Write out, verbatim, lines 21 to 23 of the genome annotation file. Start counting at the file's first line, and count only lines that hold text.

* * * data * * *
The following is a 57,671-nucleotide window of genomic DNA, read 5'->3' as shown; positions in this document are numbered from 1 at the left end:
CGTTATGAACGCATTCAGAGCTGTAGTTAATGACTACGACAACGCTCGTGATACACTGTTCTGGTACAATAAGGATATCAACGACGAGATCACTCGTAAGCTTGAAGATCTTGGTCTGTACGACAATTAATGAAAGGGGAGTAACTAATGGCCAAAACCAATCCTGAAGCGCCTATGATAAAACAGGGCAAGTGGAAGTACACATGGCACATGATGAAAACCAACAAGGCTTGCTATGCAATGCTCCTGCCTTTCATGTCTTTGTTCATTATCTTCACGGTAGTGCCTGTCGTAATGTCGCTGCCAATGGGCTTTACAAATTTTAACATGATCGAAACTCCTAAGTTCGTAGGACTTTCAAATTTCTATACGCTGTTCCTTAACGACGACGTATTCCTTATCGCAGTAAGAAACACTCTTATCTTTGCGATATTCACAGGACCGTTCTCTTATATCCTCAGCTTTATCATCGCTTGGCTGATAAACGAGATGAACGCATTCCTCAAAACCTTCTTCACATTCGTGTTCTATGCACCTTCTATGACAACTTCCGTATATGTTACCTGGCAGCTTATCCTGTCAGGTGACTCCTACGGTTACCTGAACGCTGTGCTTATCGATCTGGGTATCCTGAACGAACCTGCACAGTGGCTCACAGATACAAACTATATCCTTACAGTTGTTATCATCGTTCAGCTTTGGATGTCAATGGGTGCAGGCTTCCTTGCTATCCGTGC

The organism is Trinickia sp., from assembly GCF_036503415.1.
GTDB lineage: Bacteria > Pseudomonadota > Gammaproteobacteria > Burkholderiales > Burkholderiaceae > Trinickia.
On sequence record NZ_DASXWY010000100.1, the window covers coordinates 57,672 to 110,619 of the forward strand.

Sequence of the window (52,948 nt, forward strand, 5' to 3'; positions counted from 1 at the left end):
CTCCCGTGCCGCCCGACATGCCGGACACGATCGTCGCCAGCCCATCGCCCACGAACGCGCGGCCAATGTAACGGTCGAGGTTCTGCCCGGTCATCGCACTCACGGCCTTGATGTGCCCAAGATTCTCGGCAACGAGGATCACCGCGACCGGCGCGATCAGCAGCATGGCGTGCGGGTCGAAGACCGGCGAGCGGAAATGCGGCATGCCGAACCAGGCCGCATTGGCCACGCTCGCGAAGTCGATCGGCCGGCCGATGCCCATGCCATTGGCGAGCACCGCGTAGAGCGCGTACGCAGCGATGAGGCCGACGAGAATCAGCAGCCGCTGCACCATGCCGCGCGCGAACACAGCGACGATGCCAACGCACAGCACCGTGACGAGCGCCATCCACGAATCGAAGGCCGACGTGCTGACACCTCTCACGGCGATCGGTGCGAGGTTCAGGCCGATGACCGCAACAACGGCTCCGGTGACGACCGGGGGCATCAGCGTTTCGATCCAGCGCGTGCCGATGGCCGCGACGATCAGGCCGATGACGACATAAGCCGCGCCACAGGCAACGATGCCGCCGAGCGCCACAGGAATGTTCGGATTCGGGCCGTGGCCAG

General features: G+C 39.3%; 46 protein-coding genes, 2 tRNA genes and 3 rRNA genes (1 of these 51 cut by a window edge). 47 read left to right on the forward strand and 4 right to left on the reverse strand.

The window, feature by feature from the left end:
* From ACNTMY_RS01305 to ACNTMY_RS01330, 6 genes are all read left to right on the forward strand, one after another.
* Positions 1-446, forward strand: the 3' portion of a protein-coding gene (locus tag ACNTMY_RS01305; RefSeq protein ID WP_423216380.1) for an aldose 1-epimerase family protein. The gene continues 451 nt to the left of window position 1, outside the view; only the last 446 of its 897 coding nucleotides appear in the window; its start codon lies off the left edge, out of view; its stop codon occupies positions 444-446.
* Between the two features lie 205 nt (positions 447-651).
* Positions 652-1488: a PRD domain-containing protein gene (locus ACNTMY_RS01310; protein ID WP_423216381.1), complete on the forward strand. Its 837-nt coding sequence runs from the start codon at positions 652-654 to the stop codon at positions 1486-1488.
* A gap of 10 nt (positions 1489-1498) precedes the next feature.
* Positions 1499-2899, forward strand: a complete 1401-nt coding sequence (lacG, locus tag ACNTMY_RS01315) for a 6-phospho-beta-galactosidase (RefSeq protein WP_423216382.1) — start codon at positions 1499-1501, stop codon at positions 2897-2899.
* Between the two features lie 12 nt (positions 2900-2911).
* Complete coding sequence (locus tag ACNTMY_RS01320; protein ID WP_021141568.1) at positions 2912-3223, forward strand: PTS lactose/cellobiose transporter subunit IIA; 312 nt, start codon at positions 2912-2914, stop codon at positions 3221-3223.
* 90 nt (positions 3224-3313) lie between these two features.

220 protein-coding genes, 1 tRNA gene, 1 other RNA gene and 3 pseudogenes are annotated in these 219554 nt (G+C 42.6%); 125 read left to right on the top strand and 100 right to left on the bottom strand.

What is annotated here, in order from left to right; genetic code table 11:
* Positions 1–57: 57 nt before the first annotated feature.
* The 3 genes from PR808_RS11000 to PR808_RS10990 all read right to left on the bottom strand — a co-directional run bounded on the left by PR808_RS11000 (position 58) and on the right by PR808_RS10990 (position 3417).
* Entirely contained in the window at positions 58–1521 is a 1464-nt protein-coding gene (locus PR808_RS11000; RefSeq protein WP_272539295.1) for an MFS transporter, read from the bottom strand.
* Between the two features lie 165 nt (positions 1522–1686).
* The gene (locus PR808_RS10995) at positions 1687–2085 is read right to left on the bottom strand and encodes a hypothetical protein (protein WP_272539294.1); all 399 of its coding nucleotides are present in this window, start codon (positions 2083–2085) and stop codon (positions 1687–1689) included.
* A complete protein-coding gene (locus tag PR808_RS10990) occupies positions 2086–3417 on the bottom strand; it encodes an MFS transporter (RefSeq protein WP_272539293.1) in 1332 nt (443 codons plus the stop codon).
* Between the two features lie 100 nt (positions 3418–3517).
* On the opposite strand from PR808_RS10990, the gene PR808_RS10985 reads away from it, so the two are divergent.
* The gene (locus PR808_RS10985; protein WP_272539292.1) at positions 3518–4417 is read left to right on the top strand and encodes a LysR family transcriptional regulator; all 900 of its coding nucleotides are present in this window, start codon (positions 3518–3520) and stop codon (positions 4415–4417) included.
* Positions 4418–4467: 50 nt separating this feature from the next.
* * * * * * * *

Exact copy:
* Positions 1–57: 57 nt before the first annotated feature.
* The 3 genes from PR808_RS11000 to PR808_RS10990 all read right to left on the bottom strand — a co-directional run bounded on the left by PR808_RS11000 (position 58) and on the right by PR808_RS10990 (position 3417).
* Entirely contained in the window at positions 58–1521 is a 1464-nt protein-coding gene (locus PR808_RS11000; RefSeq protein WP_272539295.1) for an MFS transporter, read from the bottom strand.